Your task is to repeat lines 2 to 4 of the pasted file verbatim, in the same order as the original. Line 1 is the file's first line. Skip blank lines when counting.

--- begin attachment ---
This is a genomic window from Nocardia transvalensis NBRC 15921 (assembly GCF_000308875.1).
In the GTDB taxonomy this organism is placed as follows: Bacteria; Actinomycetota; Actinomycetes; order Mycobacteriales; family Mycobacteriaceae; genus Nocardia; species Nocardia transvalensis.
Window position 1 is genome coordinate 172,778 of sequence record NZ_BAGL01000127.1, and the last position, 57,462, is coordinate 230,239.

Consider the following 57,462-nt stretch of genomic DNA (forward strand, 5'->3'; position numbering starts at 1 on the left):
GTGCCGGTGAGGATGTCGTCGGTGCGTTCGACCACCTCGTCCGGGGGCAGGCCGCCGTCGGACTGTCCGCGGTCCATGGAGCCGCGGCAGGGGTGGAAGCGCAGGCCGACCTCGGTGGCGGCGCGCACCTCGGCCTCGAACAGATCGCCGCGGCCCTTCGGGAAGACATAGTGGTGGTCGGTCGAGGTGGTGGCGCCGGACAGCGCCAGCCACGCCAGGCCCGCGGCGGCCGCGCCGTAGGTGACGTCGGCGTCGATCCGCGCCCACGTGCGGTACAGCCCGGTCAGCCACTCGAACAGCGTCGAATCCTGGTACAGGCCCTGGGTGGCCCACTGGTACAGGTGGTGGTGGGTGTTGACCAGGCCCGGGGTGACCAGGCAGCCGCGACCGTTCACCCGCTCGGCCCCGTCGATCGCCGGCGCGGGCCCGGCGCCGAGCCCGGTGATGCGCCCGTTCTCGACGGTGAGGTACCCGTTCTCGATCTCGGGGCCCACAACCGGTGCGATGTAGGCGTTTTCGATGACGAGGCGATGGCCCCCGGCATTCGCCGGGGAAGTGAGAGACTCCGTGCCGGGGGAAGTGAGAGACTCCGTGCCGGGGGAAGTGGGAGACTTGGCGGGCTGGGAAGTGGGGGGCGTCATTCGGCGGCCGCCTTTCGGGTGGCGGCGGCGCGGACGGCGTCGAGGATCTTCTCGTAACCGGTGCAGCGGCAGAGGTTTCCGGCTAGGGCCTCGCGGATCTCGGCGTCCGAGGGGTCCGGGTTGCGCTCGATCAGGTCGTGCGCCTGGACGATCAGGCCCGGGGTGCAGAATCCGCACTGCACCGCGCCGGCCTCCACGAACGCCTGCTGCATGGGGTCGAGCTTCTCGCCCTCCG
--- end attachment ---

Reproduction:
In the GTDB taxonomy this organism is placed as follows: Bacteria; Actinomycetota; Actinomycetes; order Mycobacteriales; family Mycobacteriaceae; genus Nocardia; species Nocardia transvalensis.
Window position 1 is genome coordinate 172,778 of sequence record NZ_BAGL01000127.1, and the last position, 57,462, is coordinate 230,239.

Consider the following 57,462-nt stretch of genomic DNA (forward strand, 5'->3'; position numbering starts at 1 on the left):